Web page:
How Are Microbes Harmful?

Microbes are ubiquitous. They dwell in extreme climatic conditions hence can be harmful as they are capable to adapt to such harsh environmental conditions. Microbes have an innate ability to multiply rapidly. This property makes it inefficient for us to track them and take suitable measures to curb their activity. While some microbes can be beneficial (brewing industries, baking industries), some other microbes have the potential to cause life-threatening diseases. From minor effects such as inflammation, allergy to severe disorders, microbes can be dangerous.

Microbes have the potential to cause an infection, destroy the host cell completely and proceed to the next host while still dividing continuously, hence they are capable of completely knocking down the 1st and 2nd line of the defence mechanism of the host. Many microbes such as a few bacteria are antibiotic-resistant hence pose a great level of threat to the immune system against these bacteria and viruses.

Bacteria and fungi are food-perishing agents. They spoil food as it contains a lot of moisture and nutrients which are favourable conditions for the growth of microbes. This food when consumed causes food poisoning, which leads to loss of essential fluids from the body, nausea, diarrhoea and other associated forms of illness. In agriculture, microbes play a major role, however, some microbes are known to cause plant diseases, which can be contagious and extremely dangerous if consumed by living entities.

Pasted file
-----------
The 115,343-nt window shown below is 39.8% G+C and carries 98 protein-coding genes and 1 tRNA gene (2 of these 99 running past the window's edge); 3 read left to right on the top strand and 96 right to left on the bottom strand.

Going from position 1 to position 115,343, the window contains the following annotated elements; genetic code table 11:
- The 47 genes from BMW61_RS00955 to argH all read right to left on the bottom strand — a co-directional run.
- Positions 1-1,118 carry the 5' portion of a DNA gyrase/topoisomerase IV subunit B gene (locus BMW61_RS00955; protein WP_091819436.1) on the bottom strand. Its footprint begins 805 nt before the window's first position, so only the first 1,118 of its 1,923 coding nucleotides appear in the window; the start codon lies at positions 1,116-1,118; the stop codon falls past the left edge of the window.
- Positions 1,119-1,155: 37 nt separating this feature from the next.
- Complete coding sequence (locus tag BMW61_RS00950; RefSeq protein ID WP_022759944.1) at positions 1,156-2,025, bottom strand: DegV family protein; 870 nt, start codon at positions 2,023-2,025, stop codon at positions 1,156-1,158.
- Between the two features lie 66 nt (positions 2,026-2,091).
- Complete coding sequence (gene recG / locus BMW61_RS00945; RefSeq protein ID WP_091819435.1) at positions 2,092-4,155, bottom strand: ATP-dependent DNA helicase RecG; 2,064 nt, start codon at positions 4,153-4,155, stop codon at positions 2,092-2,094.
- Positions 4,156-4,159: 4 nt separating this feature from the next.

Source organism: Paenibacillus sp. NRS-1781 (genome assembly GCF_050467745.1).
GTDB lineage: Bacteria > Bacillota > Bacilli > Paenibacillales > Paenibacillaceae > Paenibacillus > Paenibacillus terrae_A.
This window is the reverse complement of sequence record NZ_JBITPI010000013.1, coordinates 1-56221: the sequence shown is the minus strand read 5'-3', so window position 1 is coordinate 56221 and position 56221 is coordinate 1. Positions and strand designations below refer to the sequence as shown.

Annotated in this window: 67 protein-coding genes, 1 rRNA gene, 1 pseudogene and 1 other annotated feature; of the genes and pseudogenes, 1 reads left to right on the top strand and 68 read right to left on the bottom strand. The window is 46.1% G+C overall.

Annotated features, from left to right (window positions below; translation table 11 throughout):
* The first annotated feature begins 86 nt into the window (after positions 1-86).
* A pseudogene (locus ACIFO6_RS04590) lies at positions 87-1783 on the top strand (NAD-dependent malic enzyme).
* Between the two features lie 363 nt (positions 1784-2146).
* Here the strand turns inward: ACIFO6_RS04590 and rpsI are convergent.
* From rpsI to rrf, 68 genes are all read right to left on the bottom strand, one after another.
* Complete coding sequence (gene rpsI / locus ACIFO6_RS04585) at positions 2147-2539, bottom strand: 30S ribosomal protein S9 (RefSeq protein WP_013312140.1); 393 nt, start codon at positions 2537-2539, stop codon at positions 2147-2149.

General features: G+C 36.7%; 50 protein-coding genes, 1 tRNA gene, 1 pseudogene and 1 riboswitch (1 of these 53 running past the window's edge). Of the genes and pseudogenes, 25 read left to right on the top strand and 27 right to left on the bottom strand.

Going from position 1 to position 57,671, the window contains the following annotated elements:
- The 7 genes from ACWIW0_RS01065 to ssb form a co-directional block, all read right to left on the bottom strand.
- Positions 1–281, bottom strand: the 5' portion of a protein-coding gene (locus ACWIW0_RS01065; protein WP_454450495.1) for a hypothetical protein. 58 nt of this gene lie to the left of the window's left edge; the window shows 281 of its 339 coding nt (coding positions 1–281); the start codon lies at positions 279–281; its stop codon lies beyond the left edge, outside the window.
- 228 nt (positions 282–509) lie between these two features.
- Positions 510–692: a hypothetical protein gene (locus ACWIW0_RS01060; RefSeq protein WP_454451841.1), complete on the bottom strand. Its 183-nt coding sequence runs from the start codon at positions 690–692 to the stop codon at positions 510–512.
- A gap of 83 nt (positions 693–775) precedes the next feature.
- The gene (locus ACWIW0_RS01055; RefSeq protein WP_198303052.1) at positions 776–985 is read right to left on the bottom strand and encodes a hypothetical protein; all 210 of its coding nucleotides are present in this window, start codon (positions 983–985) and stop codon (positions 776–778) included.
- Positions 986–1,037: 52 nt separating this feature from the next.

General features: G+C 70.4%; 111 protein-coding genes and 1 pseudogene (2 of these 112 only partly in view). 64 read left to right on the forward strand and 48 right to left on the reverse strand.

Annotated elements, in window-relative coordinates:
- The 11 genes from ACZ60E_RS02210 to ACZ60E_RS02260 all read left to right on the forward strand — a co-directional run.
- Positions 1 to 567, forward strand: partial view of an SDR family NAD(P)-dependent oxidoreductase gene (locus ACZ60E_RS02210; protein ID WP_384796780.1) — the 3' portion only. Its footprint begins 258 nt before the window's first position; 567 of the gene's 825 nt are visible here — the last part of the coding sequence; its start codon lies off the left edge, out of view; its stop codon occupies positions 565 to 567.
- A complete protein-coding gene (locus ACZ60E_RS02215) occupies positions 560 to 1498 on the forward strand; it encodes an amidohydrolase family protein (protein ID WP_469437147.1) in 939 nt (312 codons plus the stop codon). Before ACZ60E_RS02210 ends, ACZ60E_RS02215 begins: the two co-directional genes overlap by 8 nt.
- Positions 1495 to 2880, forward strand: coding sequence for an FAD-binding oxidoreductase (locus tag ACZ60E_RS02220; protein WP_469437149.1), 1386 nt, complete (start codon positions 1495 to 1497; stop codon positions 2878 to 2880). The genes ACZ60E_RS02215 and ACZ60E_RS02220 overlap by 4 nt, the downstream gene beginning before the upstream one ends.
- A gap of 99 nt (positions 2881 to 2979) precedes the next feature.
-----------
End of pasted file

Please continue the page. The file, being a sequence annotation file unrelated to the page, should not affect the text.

Fungi – A Harmful Microbe

Fungi are microbes that are eukaryotic entities such as mould, yeasts. A fungal species belonging to the genera of the Fusarium, Aspergillus, Mucor, Alternaria are deemed to be pathogenic groups of species to humans. This group of fungi is assumed to be threatening to both the health of stable immunocompromised individuals and agricultural production. These group of new fungi can incur tremendous economic losses to agriculture, inadequate food for consumption and severe lethal diseases in both animals and humans. Some plants, however, have developed infection-resistant properties and hence plants can be used as a great source of antifungal compounds to nullify their harmful effects. Some fungal diseases are:

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